model incorporating non-convex out by Chirinko (1996), it gives an
adjustment costs. When the early idea about the complexity
benchmark model is extended to of the empirical debate surroun -
include uncertainty, irreversibi- ding the concepts of
irreversibility and fexibility in timing, then lity, uncertainty and non-convex
this non-robustness is much less adjustment costs. Te next
subclear, as it is brilliantly explai- section addresses very briefy this
ned by Dixit and Pindyck in their issue, among others.
1book . True, there is no monotonic
relationship between q and invest- 2.3. Some remarks on the “new”
ment over the whole space of capi- investment theories
tal imbalance Z. But, in contrast Some crucial issues remain to be
to the model with non-convex ad- addressed. First of all, if it is widely
justment costs where non-mono- admitted that non-convex
adjusttonicity may show up locally in the ment costs and/or irreversibility
-space, the picture is simpler here: are much more consistent with
Te Z space is divided in three re- observed investment behavior at
gions where investment is respec- the plant level that the Jorgenson
tively rising, falling or constant neoclassical model, it is crucial to
with increases in q. In other terms, study whether aggregation will
there exist three distinct regimes not “kill” them. In other terms, it
but none shows up a non-mo- is important to assert neatly that
notonic relationship between q non-convex adjustment costs and/
and investment. Tis leads many or irreversibility have a frst-order
theorists, following Dixit and impact in explaining aggregate
Pindyck, to argue that accounting investment patterns. Second, it is
for irreversibility and uncertainty important to examine if these new
does not only preserve the basic q- theories are not leaving in the dark,
theory but it also allows to remedy some crucial aspects of the
investment decision; we shall argue in
1. The reader can find a complete proof of this respect that embodied
techthese claims in the quoted book. These
pronical progress, and more generally perties are mathematically quite intuitive:
The presence of a fixed cost has a much the vintage composition of the
camore damaging effect on the concavity of pital stock, are important but still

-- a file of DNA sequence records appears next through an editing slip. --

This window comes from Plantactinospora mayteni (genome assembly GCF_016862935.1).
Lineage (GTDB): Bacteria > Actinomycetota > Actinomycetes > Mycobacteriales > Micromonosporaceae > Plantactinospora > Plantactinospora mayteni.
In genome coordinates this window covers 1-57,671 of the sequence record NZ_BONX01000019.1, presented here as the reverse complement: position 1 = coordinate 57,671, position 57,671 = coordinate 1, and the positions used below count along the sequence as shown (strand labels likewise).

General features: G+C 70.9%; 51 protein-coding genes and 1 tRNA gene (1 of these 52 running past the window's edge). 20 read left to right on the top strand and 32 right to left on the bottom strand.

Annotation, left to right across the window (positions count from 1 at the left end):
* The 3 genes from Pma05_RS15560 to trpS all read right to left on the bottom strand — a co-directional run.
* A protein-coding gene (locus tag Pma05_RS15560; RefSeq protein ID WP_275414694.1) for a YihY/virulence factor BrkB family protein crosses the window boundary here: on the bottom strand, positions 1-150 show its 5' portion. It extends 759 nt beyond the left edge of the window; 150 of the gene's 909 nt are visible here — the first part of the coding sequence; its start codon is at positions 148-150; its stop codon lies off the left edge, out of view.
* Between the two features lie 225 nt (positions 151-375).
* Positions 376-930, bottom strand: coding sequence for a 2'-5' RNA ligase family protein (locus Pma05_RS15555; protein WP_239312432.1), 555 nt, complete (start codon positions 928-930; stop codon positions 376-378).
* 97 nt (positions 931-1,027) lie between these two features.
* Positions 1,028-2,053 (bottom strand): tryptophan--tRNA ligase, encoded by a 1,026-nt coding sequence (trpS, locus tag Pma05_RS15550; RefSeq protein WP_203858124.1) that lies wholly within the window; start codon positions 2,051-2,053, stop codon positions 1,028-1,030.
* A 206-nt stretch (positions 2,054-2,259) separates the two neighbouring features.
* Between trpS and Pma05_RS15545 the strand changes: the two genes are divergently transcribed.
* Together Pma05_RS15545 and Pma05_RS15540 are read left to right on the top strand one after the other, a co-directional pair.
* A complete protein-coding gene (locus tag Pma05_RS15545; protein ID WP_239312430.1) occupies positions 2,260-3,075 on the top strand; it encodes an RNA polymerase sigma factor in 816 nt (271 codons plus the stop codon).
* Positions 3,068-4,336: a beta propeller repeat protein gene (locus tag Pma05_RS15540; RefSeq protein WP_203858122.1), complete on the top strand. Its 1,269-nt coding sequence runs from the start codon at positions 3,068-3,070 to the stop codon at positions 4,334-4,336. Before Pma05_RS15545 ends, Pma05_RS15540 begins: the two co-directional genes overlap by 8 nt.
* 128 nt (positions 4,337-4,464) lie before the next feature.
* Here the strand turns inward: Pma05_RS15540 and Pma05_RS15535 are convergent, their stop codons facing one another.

the value functions of the firms, arising
insufciently dealt with in these
in the considered dynamic programming 19new theories.problems.
Revue d’économie et de sciences sociales1. With either non-convex ad- of frms exist in the sample (which
justment costs or irreversibility, is the case in the empirical
studthe investment patterns seem to ies conducted on US micro data),
be consistent with the empirical so that the law of large numbers
characteristics of micro adjust- prevails, one can frst take average
ment as documented by Doms and investment over the establishments
Dunne (1998), namely infrequency of the sample having
approximateand lumpiness. But as mentioned ly the same capital imbalance Z,
by Caballero (1999), the empiri- as an estimate of expected
investcal corroboration of these simple ment (conditional to the level of
adjustment rules is far from easy, imbalance). Ten, using the above
as”...frms respond diferently to mentioned simple expression of
exsimilar imbalances over time and pected investment in terms of the
across frms”. Tis leads Caballero hazard function, one can precisely
and Engel (1999) to construct a estimate the latter function. Te
stochastic version of the model second step simply requires
averawith non-convex adjustment costs, ging across all Z.
where the regions of inaction and 3. Te results obtained by
adjustment are not deterministi- Caballero, Engel and Haltiwanger
cally set, the basic idea being that (1995) (corroborated by further
large imbalances are more likely to empirical studies) seem to confrm
induce investment. A simple way to the importance of non-convexities
randomize the latter model is to as- and, incidentally of
irreversibisume that the fxed cost variable is lity, both at the micro and
aggrestochastic. Ten, the analysis relies gate levels. Te main result is that
on the so-called hazard functions, the hazard functions are clearly
H(Z), which describe the probabili- increasing consistently with the
ty to adjust when capital imbalance «new» investment theories
em(or any other convenient function phasizing the role of
non-conveof it) is equal to Z. xities and irreversibility. In
par2. In their celebrated 1999 pa- ticular, expected investment rises
per, Caballero and Engel provide more that proportionally with
the necessary material to estimate capital imbalance. Te linear
spethese hazard functions and more cifcations, consistent with the
traimportantly, to aggregate them. ditional formulations of the user
For a given imbalance Z, it is dem- cost and Tobin’s q-theories, rather
onstrated that the expected invest- predict constant hazard functions,
ment by any frm can be written as ie. the probability to adjust is the
basically the product of the adjust- same whatever is the level of
capiment to be done and the probability tal imbalance. Te same
conclufor the frm to undertake it (namely sion is made at the aggregate level.
H(Z)). Ten aggregation follows in Moreover, the estimated hazard
20 two steps. Provided a large number functions are shown to be very low
Bukavu Journal of Economics and Social Sciences (BJESS) numéro 3, 2016